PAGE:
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Shelton Alexander

Shelton Alexander, professionally known as “African American Shakespear” or simply "Shake", has been on the spoken word scene since August 2001, when he debuted his first poem entitled, "Patience". He has gone on to achieve countless accomplishments within spoken word, including leading out the New Orleans National Slam Team, winning and receiving the title of Grand Slam Champion of New Orleans for 2005, and gracing the world with his presence on the infamous HBO series Russell Simmons Presents Def Poetry Jam (see performance credits for full listing). As a spoken word artist, poet, writer, author and motivational speaker, Shake thrives on inspiring people with his soul filled words and his spirit wrenching performances.

Shelton’s background as a college athlete and former Marine makes him a man who has experienced life at many levels; in turn, God has blessed him with the talent and power to shine, overcome, and uplift, which is exactly what Shake did in August, 2005. During the Hurricane Katrina tragedy, Shelton, along with 18 others, was able to flee from the Superdome in his Ford truck before people began succumbing to the devastating hardships that resulted from mass starvation and dehydration. Critically acclaimed director Spike Lee chose to feature Shake’s story and his heart stirring poetry in the Emmy award winning HBO documentary WHEN THE LEVEES BROKE: a requiem in four acts. Spike was so touched by Shake’s resilience and genuine love for his community that he selected Shake to appear on his prime time special on New Orleans, which aired on national television during the New Orleans Saints game on ESPN, September 24, 2007.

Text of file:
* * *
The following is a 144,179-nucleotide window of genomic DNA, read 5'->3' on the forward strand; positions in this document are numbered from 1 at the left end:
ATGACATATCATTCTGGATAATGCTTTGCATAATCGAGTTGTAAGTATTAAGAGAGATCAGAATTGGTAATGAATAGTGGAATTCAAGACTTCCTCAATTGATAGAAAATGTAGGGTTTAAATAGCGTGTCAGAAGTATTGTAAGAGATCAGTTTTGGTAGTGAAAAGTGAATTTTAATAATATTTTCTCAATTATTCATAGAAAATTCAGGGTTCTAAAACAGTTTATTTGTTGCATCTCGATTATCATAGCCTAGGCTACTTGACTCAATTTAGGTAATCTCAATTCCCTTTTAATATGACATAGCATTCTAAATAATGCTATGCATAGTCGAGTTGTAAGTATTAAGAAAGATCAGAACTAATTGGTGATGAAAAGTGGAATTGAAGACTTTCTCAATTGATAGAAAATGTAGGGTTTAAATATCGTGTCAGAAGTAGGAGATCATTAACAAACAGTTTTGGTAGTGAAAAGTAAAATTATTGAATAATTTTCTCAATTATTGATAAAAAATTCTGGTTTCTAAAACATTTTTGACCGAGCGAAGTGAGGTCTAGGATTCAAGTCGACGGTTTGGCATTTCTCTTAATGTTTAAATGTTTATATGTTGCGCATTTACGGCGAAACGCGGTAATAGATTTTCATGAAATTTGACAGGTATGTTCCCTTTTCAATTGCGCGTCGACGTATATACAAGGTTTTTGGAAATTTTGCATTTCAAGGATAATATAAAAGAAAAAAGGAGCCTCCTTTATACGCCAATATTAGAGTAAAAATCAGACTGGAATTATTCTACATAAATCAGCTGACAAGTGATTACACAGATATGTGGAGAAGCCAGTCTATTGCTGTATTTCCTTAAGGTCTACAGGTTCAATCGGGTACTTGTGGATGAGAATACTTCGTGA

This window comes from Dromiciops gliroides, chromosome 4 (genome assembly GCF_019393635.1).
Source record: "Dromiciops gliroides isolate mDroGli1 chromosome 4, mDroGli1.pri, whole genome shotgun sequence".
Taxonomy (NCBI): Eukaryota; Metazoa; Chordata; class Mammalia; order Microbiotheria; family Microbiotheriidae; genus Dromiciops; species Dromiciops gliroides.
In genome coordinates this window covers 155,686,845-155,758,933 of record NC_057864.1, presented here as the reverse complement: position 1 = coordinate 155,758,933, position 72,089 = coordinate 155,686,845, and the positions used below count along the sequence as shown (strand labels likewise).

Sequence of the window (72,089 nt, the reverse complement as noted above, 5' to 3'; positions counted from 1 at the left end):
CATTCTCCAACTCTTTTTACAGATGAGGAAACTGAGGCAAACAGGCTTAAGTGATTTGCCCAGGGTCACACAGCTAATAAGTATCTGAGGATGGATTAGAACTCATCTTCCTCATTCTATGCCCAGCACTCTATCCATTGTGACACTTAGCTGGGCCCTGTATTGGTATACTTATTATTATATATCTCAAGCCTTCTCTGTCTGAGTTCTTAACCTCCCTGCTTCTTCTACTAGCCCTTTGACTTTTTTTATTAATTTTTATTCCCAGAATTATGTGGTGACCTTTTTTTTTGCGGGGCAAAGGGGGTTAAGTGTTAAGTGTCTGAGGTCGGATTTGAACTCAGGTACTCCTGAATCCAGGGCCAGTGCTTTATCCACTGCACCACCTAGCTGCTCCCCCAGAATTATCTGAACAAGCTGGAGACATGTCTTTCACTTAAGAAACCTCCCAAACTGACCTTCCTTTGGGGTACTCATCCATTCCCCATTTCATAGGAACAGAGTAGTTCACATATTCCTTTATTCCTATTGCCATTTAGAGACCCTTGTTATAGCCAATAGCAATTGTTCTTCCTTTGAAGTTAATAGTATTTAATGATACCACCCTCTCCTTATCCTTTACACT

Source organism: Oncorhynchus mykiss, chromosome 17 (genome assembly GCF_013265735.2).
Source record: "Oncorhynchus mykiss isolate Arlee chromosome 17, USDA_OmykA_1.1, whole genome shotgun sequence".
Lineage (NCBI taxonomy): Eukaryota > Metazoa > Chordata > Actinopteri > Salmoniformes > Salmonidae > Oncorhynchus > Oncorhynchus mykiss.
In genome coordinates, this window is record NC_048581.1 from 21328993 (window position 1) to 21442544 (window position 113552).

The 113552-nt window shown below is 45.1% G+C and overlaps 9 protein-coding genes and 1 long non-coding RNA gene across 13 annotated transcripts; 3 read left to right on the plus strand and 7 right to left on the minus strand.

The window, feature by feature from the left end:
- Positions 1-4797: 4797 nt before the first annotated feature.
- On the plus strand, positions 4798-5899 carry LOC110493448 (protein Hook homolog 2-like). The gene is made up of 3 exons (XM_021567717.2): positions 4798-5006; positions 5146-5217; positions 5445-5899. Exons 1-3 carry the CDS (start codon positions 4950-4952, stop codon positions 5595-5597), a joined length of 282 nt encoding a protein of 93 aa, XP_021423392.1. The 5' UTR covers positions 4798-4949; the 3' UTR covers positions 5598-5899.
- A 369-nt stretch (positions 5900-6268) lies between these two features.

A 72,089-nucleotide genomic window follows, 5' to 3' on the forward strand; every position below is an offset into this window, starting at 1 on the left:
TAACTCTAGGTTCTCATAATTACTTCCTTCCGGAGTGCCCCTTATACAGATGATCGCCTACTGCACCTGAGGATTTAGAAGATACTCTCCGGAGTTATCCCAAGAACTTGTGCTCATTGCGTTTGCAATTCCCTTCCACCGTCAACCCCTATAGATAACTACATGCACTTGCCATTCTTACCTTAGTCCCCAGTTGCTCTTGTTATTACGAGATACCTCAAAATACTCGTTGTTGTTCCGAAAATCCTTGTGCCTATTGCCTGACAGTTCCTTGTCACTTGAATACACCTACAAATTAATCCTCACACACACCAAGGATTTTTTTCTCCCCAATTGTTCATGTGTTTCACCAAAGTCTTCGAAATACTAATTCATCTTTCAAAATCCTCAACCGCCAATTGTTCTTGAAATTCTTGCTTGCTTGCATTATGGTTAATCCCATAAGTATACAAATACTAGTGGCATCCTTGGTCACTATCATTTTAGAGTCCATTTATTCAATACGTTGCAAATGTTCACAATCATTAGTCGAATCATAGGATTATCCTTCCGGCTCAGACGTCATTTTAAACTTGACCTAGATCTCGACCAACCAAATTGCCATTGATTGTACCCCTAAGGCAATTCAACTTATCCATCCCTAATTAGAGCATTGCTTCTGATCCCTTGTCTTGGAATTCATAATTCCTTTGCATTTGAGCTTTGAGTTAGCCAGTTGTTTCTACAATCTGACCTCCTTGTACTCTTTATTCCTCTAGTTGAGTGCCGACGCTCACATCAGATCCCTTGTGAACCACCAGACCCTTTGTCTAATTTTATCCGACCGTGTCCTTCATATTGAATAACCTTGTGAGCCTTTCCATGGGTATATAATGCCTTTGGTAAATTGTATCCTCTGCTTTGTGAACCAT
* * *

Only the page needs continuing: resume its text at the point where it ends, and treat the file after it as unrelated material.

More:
Shake’s leadership throughout the Katrina horror was no new phenomenon. Shake has always been a mover; and it’s no surprise he continues to be a part of the “movement”. As thousands of people made the choice to board buses headed for Jena, LA, Shake got in his truck and drove out to join the masses who refuse to stand idly by and watch injustices unfold and be upheld. At the march in support of the Jena 6, Shake “shook” the crowd and the entire nation while speaking on the nationally broadcast “Ricky Smiley Morning Show”. Shake reminded the audience of his experiences during Katrina and went on to tell of his connection to Jena, and how he frequented the city while in college. He proclaimed that like those that were there for him and the residents of New Orleans, so he too must be there to stand with the Jena 6 and all those who are dehumanized and oppressed based on their race, gender, and class. Shake’s rendition of his poem “Will You Be There” invoked the presence of the Ancestors who marched before us, and motivated the crowd to chant and shout aloud with pride, unity and love.

Poetry is Shake’s way of releasing energy to help others as well as himself. You'll never find him using his gift negatively against another poet or anyone else. To him poetry is a way of life and he holds it dearly and cherishes each opportunity to express and share. Shake’s passion for poetry, life, his mother, the kids, and the pride he takes in his craft are evidenced as soon as he imparts his words. That's why he calls himself the "African American Shakespear," because poetry is the expression of life and who expressed it better than Sir William himself.

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